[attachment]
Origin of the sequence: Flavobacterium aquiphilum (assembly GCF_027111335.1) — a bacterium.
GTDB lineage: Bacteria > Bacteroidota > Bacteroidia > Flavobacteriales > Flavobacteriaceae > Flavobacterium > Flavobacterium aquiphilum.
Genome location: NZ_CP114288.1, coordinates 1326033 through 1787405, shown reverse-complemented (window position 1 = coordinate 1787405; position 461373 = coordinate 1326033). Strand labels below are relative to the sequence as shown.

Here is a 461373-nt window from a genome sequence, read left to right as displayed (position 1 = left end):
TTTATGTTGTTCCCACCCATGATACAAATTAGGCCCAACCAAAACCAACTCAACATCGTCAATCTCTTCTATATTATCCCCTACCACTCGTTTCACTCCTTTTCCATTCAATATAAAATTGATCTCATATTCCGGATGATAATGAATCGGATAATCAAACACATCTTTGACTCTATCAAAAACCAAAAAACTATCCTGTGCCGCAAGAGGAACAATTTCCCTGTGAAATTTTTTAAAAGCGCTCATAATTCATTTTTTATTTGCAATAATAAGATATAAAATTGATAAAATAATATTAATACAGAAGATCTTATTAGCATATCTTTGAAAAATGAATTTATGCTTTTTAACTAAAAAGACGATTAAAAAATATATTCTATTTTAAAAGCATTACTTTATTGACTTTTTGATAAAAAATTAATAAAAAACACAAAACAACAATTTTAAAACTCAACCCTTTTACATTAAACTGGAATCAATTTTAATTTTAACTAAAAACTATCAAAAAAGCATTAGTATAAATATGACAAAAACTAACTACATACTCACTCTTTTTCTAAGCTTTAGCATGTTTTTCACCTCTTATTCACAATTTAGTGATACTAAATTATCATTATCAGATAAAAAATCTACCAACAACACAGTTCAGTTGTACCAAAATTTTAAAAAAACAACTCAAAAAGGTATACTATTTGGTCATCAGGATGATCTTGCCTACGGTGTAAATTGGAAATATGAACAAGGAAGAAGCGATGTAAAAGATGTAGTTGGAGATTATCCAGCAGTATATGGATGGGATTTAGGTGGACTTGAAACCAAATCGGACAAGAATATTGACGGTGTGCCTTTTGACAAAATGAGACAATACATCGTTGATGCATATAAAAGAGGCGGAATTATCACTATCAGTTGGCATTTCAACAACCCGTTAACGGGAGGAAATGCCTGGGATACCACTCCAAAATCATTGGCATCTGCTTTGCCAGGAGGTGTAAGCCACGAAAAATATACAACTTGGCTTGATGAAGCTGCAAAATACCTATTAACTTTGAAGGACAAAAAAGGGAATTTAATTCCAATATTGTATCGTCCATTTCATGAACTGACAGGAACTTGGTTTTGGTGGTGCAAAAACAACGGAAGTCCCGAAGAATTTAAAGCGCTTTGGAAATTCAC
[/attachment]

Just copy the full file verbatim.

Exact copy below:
Origin of the sequence: Flavobacterium aquiphilum (assembly GCF_027111335.1) — a bacterium.
GTDB lineage: Bacteria > Bacteroidota > Bacteroidia > Flavobacteriales > Flavobacteriaceae > Flavobacterium > Flavobacterium aquiphilum.
Genome location: NZ_CP114288.1, coordinates 1326033 through 1787405, shown reverse-complemented (window position 1 = coordinate 1787405; position 461373 = coordinate 1326033). Strand labels below are relative to the sequence as shown.

Here is a 461373-nt window from a genome sequence, read left to right as displayed (position 1 = left end):
TTTATGTTGTTCCCACCCATGATACAAATTAGGCCCAACCAAAACCAACTCAACATCGTCAATCTCTTCTATATTATCCCCTACCACTCGTTTCACTCCTTTTCCATTCAATATAAAATTGATCTCATATTCCGGATGATAATGAATCGGATAATCAAACACATCTTTGACTCTATCAAAAACCAAAAAACTATCCTGTGCCGCAAGAGGAACAATTTCCCTGTGAAATTTTTTAAAAGCGCTCATAATTCATTTTTTATTTGCAATAATAAGATATAAAATTGATAAAATAATATTAATACAGAAGATCTTATTAGCATATCTTTGAAAAATGAATTTATGCTTTTTAACTAAAAAGACGATTAAAAAATATATTCTATTTTAAAAGCATTACTTTATTGACTTTTTGATAAAAAATTAATAAAAAACACAAAACAACAATTTTAAAACTCAACCCTTTTACATTAAACTGGAATCAATTTTAATTTTAACTAAAAACTATCAAAAAAGCATTAGTATAAATATGACAAAAACTAACTACATACTCACTCTTTTTCTAAGCTTTAGCATGTTTTTCACCTCTTATTCACAATTTAGTGATACTAAATTATCATTATCAGATAAAAAATCTACCAACAACACAGTTCAGTTGTACCAAAATTTTAAAAAAACAACTCAAAAAGGTATACTATTTGGTCATCAGGATGATCTTGCCTACGGTGTAAATTGGAAATATGAACAAGGAAGAAGCGATGTAAAAGATGTAGTTGGAGATTATCCAGCAGTATATGGATGGGATTTAGGTGGACTTGAAACCAAATCGGACAAGAATATTGACGGTGTGCCTTTTGACAAAATGAGACAATACATCGTTGATGCATATAAAAGAGGCGGAATTATCACTATCAGTTGGCATTTCAACAACCCGTTAACGGGAGGAAATGCCTGGGATACCACTCCAAAATCATTGGCATCTGCTTTGCCAGGAGGTGTAAGCCACGAAAAATATACAACTTGGCTTGATGAAGCTGCAAAATACCTATTAACTTTGAAGGACAAAAAAGGGAATTTAATTCCAATATTGTATCGTCCATTTCATGAACTGACAGGAACTTGGTTTTGGTGGTGCAAAAACAACGGAAGTCCCGAAGAATTTAAAGCGCTTTGGAAATTCAC